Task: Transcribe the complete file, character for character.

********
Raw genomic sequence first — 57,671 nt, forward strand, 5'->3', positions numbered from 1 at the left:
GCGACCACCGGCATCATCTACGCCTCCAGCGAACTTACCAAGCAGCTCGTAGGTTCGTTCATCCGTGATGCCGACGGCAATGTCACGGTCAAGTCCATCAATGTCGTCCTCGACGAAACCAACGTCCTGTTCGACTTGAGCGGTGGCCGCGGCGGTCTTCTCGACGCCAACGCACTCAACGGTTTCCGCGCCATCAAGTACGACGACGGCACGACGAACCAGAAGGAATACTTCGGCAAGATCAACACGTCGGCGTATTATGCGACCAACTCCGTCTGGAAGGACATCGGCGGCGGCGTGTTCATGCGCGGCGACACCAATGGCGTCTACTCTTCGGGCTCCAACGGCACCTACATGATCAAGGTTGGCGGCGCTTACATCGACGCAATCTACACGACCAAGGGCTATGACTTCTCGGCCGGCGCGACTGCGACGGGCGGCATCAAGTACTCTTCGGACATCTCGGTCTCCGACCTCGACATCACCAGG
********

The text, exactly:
Raw genomic sequence first — 57,671 nt, forward strand, 5'->3', positions numbered from 1 at the left:
GCGACCACCGGCATCATCTACGCCTCCAGCGAACTTACCAAGCAGCTCGTAGGTTCGTTCATCCGTGATGCCGACGGCAATGTCACGGTCAAGTCCATCAATGTCGTCCTCGACGAAACCAACGTCCTGTTCGACTTGAGCGGTGGCCGCGGCGGTCTTCTCGACGCCAACGCACTCAACGGTTTCCGCGCCATCAAGTACGACGACGGCACGACGAACCAGAAGGAATACTTCGGCAAGATCAACACGTCGGCGTATTATGCGACCAACTCCGTCTGGAAGGACATCGGCGGCGGCGTGTTCATGCGCGGCGACACCAATGGCGTCTACTCTTCGGGCTCCAACGGCACCTACATGATCAAGGTTGGCGGCGCTTACATCGACGCAATCTACACGACCAAGGGCTATGACTTCTCGGCCGGCGCGACTGCGACGGGCGGCATCAAGTACTCTTCGGACATCTCGGTCTCCGACCTCGACATCACCAGG